Along with the atmosphere, terrestrial biosphere and the cryosphere, the oceans play a key role in the global climate system and its variability. The oceans store vast amounts of energy absorbed from the sun and this energy moves around the globe through its currents. Changes in circulation patterns affect the long-term redistribution of heat in the oceans which could have major effects on the world's climate.
Shorter-term fluctuations (years to decades) such as the El Niño-Southern Oscillation, the Pacific decadal oscillation, the North Atlantic oscillation, and the Arctic oscillation, affect the climate on short time scales.
Various international and national projects and programmes focus on observations of ocean characteristics such as sea surface temperature and absolute sea level, projecting their changes. The Global Ocean Observing System (GOOS) is a permanent global system for such observations, modelling and analysing marine and ocean variables to support operational ocean services worldwide. Projects such as the UK Permanent Service for Mean Sea Level (PSMSL) assess sea level changes on the basis of the global network of tide gauges. However, uneven geographic distribution of gauges, and movement of the land on which the gauges are located and changes in ocean circulation lead to uncertainties in the estimates.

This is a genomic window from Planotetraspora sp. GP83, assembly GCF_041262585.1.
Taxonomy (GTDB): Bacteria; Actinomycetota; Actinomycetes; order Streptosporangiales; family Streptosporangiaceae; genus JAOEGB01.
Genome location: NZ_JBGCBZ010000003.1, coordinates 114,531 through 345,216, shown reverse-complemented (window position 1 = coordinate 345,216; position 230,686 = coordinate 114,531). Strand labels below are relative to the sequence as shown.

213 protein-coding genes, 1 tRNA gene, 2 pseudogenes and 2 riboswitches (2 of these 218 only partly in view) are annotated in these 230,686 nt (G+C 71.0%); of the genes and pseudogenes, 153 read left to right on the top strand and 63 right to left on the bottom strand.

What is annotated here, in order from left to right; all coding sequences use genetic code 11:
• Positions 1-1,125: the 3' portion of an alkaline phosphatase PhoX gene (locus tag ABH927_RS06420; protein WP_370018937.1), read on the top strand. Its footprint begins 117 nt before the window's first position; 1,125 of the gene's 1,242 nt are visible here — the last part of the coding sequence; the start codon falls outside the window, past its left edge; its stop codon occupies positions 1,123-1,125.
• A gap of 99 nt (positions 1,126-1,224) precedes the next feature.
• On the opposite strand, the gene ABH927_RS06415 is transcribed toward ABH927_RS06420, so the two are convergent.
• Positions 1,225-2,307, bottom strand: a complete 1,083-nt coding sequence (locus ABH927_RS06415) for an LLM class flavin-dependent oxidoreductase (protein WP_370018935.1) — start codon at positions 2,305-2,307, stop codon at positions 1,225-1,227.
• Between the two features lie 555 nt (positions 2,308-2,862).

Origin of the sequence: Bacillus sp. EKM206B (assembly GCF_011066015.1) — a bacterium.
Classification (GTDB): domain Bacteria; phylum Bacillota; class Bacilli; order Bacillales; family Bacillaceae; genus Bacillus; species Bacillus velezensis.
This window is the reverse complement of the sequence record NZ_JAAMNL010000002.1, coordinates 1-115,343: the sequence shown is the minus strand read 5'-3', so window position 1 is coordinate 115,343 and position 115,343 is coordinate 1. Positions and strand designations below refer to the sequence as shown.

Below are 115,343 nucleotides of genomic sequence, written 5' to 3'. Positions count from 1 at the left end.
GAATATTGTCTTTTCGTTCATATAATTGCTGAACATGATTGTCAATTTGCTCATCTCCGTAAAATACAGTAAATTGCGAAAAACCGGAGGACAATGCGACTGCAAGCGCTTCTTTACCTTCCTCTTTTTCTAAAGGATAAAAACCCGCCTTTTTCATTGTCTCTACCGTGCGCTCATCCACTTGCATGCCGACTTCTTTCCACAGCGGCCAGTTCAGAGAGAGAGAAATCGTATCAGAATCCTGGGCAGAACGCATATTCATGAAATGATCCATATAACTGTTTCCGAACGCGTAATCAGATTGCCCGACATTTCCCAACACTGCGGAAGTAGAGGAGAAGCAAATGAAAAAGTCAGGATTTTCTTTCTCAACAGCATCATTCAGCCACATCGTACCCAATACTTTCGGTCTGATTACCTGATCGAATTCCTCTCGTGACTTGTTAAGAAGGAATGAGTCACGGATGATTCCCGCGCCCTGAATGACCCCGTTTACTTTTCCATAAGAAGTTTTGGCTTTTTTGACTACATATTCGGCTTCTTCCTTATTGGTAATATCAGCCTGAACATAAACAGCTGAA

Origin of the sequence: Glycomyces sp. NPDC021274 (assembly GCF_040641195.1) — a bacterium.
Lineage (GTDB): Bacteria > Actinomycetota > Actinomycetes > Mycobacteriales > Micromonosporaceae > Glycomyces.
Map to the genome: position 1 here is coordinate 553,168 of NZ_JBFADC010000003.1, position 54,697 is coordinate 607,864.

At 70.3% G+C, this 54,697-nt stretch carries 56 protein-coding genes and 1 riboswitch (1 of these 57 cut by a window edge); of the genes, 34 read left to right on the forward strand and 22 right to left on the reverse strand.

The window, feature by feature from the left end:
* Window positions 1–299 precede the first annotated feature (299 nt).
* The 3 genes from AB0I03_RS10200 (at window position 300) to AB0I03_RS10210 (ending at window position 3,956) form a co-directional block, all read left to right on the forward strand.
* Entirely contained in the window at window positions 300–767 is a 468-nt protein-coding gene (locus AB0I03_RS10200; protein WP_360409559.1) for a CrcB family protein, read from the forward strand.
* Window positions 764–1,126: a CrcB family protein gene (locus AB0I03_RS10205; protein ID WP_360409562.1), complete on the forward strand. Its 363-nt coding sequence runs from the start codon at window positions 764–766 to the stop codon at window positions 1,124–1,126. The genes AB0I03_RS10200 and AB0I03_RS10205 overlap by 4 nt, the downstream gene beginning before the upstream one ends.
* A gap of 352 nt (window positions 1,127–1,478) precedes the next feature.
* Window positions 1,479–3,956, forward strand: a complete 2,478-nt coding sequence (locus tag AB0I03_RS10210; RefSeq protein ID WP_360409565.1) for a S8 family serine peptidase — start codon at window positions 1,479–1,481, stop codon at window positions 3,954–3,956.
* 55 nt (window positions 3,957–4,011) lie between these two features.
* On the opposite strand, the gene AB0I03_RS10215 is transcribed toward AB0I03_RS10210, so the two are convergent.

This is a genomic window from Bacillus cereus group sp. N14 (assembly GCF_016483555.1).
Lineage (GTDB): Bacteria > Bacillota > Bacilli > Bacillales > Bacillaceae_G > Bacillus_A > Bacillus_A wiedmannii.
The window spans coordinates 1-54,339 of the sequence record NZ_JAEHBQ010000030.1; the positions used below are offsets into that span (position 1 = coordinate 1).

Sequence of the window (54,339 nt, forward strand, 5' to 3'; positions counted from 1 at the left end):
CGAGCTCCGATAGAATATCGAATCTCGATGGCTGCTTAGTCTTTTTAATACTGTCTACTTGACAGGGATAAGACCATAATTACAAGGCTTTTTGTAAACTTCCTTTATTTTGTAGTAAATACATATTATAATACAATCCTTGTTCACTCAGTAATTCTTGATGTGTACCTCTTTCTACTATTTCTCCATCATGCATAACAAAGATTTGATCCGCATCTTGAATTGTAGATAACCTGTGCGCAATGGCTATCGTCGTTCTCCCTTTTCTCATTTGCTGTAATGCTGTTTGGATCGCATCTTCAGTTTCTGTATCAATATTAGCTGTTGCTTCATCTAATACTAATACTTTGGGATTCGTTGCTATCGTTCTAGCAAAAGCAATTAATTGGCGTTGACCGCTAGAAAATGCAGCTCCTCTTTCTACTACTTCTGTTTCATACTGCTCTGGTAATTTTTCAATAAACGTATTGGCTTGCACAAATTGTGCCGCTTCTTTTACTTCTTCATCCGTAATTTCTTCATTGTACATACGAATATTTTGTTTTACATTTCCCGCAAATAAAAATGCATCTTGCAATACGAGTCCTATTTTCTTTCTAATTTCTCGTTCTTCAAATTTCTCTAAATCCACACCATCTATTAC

Other national and international modelling groups have developed projections for sea temperature and sea level rise based on scenarios for thermal expansion, being the most important component. These include NASA in the USA, PIK in Germany and KNMI in the Netherlands. They also project changes in glaciers and ice caps.
Various organisations monitor other sea water characteristics, such as sea surface temperature, which is important for weather patterns and marine ecosystems (for example, see the Copernicus Marine Environment Monitoring service). Ocean acidification, or the ongoing decrease in ocean pH, can be a result of anthropogenic CO2 emissions additional to that of a direct change to the climate (for more information see the UK Ocean Acidification Research Programme or the European Project on OCean Acidification EPOCA).